ORIGINAL RESEARCH article
Sec. Plant Development and EvoDevo
Volume 13 - 2022 | https://doi.org/10.3389/fpls.2022.767339
A Plastid-Bound Ankyrin Repeat Protein Controls Gametophyte and Early Embryo Development in Arabidopsis thaliana
- 1Laboratory of Pollen Biology, Institute of Experimental Botany of the Czech Academy of Sciences, Prague, Czechia
- 2Department of Plant Experimental Biology, Faculty of Science, Charles University, Prague, Czechia
Proplastids are essential precursors for multi-fate plastid biogenesis, including chloroplast differentiation, a powerhouse for photosynthesis in plants. Arabidopsis ankyrin repeat protein (AKRP, AT5G66055) is a plastid-localized protein with a putative function in plastid differentiation and morphogenesis. Loss of function of akrp leads to embryo developmental arrest. Whether AKRP is critical pre-fertilization has remained unresolved. Here, using reverse genetics, we report a new allele, akrp-3, that exhibited a reduced frequency of mutant embryos (<13%) compared to previously reported alleles. akrp-3 affected both male and female gametophytes resulting in reduced viability, incompetence in pollen tube attraction, altered gametic cell fate, and embryo arrest that were depleted of chlorophyll. AKRP is widely expressed, and the AKRP-GFP fusion localized to plastids of both gametophytes, in isolated chloroplast and co-localized with a plastid marker in pollen and pollen tubes. Cell-type-specific complementation of akrp-3 hinted at the developmental timing at which AKRP might play an essential role. Our findings provide a plausible insight into the crucial role of AKRP in the differentiation of both gametophytes and coupling embryo development with chlorophyll synthesis.
Proplastids are essential organelles for plant life cycle; they provide nutrients and monomers for energy, act as a precursor for chloroplast differentiation, and function in biosynthesis and storage of pigments, hormones, starch, fats, proteins, and terpenes. During embryo development, proplastids differentiate into chloroplasts from the globular stage, and later, during seed maturation, differentiate into storage plastids, elaioplasts (Demarsy et al., 2012; Allorent et al., 2013; reviewed in Liebers et al., 2017). Many plastid genes are, thus, critical for early plant development, and mutations often result in embryo lethality (Tzafrir et al., 2004; Meinke et al., 2008; Ajjawi et al., 2010; Myouga et al., 2010, 2013; Bryant et al., 2011). Defects in plastid function might also manifest prior to embryo development in the male or female gametophyte. Energy production in mature pollen and growing pollen tubes (PTs) is mainly supplied from mitochondrial respiration and ATP production; nevertheless, glycolysis within plastids is also a contributing source of energy (reviewed in Selinski and Scheibe, 2014). Accumulation of starch during pollen maturation is, therefore, critical, as it serves later as an energy source. Knockout mutants in enzymes catalyzing the regeneration of NAD + during glycolysis, gapcp1 and gapcp2, are sterile males (Muñoz-Bertomeu et al., 2010). The double mutant genes, gapcp1 and gapcp2, exhibit defects in pollen morphology and viability in addition to having a disorganized tapetal layer. Several other mutants involved in glycolytic processes and maintaining redox homeostasis with defects in gametophyte and embryo development have been described (Prabhakar et al., 2010; Chen et al., 2011; Zhao and Assmann, 2011; reviewed in Selinski and Scheibe, 2014).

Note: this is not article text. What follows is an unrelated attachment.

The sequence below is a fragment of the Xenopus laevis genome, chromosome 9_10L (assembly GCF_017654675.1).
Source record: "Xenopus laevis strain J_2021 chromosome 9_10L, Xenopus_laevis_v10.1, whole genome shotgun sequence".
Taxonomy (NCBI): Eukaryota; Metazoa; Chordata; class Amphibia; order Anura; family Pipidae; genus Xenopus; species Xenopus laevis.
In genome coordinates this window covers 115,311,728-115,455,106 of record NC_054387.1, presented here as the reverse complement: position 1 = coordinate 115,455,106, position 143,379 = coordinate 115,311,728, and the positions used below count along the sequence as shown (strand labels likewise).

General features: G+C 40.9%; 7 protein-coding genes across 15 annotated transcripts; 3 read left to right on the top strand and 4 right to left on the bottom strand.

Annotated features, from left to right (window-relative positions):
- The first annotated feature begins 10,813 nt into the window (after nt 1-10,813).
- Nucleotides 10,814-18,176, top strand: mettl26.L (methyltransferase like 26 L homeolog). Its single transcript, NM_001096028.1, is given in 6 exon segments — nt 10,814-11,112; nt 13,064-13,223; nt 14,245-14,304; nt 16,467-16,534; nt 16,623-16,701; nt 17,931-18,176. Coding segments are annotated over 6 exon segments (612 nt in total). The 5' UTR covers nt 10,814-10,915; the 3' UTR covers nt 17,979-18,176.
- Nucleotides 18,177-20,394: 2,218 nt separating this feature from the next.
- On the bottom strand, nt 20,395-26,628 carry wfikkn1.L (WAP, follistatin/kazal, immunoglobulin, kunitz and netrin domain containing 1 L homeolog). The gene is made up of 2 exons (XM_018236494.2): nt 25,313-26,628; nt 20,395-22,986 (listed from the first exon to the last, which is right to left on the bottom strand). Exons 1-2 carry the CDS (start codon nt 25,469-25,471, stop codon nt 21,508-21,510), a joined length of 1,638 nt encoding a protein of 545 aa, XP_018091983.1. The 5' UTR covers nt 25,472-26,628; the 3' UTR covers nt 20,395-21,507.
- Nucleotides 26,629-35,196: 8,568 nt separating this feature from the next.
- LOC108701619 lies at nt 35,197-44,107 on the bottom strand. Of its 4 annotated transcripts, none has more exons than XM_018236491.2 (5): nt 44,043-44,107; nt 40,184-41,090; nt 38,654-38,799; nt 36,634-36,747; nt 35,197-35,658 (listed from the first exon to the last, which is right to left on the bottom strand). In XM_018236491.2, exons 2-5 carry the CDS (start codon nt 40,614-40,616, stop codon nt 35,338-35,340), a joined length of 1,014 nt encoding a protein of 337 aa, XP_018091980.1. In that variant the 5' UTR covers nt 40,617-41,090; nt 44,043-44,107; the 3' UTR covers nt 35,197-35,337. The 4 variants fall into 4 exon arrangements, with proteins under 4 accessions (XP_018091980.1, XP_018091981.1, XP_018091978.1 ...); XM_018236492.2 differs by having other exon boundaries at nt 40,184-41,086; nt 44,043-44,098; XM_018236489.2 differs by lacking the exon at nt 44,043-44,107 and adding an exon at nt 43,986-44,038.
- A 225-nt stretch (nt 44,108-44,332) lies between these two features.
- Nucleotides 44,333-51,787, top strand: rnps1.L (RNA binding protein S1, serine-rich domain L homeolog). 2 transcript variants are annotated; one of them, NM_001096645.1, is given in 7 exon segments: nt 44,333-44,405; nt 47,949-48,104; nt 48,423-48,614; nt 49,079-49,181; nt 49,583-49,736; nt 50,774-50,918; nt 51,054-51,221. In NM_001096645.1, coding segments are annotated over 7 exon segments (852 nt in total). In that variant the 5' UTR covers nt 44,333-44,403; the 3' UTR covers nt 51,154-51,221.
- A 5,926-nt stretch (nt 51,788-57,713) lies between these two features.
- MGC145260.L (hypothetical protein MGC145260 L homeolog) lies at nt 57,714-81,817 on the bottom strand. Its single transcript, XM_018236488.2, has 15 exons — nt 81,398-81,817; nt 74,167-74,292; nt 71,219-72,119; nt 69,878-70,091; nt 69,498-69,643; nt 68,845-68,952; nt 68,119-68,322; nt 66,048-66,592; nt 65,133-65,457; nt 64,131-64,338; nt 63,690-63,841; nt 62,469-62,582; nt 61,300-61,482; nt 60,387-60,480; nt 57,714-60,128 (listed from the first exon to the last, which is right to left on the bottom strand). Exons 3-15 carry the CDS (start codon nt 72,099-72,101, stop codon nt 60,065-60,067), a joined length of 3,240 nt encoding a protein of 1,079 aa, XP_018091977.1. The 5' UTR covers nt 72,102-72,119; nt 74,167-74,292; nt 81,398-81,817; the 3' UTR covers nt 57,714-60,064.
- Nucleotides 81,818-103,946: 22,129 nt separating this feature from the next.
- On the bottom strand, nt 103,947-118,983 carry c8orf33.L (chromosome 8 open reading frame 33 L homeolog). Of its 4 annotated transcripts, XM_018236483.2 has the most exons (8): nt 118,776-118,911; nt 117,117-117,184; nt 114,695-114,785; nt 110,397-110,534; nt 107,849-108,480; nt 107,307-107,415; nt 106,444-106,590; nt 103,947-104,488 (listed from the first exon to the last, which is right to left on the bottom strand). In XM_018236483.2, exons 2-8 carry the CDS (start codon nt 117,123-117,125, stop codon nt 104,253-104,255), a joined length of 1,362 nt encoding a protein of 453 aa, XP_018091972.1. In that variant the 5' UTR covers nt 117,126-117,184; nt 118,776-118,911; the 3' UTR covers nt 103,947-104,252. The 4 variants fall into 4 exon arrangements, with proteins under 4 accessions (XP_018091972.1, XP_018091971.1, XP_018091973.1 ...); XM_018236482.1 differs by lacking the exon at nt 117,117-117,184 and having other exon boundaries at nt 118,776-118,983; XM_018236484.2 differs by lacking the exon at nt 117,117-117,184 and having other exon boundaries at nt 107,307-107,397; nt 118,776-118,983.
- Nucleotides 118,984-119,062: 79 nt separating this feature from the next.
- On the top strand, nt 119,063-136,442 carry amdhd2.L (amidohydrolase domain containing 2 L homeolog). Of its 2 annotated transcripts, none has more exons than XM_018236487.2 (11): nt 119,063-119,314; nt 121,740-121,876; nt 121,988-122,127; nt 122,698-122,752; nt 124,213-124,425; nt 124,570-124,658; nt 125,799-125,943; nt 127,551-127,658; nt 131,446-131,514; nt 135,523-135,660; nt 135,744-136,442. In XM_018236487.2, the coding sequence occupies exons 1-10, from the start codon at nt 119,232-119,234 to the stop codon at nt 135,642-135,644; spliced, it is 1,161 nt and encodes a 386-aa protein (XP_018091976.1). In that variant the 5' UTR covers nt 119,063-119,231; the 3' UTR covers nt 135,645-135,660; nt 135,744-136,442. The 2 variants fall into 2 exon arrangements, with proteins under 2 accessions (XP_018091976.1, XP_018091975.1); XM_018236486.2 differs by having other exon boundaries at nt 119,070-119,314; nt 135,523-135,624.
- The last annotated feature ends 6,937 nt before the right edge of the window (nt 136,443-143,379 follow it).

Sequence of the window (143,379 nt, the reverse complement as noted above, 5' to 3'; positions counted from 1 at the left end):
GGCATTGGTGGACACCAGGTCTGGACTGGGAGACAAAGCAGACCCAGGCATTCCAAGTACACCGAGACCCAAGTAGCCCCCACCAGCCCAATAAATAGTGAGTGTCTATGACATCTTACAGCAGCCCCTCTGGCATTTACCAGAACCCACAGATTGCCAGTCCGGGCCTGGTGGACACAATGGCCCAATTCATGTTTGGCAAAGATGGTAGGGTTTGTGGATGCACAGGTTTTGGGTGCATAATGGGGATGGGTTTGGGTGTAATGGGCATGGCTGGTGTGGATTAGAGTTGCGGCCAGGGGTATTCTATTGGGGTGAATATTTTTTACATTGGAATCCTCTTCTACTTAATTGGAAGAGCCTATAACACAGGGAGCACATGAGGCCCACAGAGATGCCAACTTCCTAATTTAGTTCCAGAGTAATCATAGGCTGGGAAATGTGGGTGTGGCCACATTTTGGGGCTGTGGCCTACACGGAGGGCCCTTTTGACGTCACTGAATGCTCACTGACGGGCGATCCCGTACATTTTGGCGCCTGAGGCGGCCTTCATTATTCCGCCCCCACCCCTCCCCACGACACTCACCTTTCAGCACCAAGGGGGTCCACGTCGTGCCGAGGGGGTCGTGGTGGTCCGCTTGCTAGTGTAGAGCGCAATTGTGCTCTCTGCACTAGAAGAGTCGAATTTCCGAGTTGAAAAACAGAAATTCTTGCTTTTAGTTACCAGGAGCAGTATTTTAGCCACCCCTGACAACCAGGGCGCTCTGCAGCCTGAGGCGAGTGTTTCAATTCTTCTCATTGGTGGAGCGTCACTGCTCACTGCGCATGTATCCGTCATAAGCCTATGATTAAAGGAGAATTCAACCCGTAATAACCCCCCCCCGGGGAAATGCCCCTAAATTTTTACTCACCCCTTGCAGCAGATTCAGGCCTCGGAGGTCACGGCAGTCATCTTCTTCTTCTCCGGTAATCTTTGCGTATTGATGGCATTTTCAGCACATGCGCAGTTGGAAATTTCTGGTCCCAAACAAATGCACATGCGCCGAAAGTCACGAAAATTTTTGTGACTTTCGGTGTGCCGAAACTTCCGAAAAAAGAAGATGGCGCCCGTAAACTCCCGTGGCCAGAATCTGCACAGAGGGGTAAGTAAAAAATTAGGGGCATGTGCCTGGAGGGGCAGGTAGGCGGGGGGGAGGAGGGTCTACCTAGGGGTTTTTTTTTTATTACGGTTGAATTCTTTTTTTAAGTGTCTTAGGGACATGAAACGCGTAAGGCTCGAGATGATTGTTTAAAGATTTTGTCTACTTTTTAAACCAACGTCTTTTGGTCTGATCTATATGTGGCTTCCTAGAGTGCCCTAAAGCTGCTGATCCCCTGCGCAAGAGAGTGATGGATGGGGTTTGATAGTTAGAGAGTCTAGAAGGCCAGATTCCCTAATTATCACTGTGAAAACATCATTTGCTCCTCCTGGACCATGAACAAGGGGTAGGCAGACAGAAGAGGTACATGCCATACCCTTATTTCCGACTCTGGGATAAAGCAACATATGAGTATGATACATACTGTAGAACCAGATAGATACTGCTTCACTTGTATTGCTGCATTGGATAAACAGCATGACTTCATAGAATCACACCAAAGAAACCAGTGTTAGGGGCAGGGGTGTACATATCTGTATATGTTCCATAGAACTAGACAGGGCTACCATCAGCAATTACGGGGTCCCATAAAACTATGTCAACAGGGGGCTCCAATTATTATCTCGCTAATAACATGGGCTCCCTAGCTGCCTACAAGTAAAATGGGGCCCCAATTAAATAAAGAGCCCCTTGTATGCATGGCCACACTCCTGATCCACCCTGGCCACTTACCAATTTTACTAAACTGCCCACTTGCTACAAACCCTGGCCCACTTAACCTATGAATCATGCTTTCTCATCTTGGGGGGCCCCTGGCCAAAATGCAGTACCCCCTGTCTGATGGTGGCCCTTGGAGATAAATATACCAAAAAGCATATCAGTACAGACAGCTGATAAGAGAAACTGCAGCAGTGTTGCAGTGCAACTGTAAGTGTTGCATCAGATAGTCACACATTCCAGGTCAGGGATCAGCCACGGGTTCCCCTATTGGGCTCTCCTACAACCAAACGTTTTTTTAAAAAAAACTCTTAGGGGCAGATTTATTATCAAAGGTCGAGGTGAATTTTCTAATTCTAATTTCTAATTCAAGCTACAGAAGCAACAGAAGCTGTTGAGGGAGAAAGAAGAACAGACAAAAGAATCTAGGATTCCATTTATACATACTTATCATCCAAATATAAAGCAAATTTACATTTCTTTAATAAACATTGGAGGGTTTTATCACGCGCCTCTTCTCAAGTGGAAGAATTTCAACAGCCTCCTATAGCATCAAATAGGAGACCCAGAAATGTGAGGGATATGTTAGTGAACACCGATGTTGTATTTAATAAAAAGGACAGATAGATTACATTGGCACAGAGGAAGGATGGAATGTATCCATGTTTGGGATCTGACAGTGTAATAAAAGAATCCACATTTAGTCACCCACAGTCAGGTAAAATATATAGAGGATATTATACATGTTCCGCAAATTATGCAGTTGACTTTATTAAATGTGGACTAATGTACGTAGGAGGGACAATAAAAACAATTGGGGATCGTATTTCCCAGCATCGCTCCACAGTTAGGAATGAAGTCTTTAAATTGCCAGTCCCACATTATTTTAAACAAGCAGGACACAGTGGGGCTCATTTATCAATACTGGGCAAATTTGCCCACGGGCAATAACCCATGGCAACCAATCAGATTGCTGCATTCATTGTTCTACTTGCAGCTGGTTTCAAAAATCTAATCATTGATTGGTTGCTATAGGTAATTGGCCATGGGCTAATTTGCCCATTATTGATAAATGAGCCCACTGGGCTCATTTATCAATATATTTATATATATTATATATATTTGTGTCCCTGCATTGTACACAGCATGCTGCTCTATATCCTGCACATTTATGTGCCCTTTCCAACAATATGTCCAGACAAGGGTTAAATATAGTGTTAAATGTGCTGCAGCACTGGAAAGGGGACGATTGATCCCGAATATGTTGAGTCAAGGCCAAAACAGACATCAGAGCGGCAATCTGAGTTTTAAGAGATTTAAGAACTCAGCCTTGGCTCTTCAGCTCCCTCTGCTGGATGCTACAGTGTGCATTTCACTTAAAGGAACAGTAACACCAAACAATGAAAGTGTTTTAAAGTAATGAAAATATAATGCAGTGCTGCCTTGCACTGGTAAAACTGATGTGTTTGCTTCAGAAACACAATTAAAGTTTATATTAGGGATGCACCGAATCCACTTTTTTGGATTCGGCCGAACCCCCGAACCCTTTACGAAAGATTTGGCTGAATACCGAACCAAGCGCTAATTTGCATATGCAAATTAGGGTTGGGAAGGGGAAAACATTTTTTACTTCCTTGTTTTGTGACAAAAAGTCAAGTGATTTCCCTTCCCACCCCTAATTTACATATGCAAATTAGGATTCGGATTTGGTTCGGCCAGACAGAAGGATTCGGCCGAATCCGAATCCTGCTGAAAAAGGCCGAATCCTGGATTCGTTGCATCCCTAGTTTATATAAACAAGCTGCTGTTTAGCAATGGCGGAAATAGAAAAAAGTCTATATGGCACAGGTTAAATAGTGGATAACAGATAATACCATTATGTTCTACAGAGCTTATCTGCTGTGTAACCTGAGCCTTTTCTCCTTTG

Almost all types of plastids are present during pollen development in several layers of the microsporangium and are essential in the formation of functional male gametophytes (Clément and Pacini, 2001; Hafidh and Honys, 2021). They play a supportive function to other cells as in the case of tapetum and the vegetative cell, but proplastids in sperm cells play a direct role in reproductive events through biparental cytoplasmic inheritance to the newly formed zygote. In angiosperms, only proplastids and amyloplasts are present from meiocytes to pollen maturity. Amyloplasts differentiated from proplastids in microspores are preceded by vacuolization as pollen matures (Pacini, 1994). In contrast, proplastids from tapetum undergo division during the early stages of microsporogenesis and differentiate into elaioplasts (Dickinson, 1973; Pacini and Juniper, 1979). Both tapetosomes and elaioplasts generate tapetal lipids that are secreted into the locule to form tryphine when the tapetal plasma membrane breaks down (Dickinson and Lewis, 1973). They also constitute oleosins and triacylglycerols, which later reach the coat of pollen and form a major lipid component (Ting et al., 1998).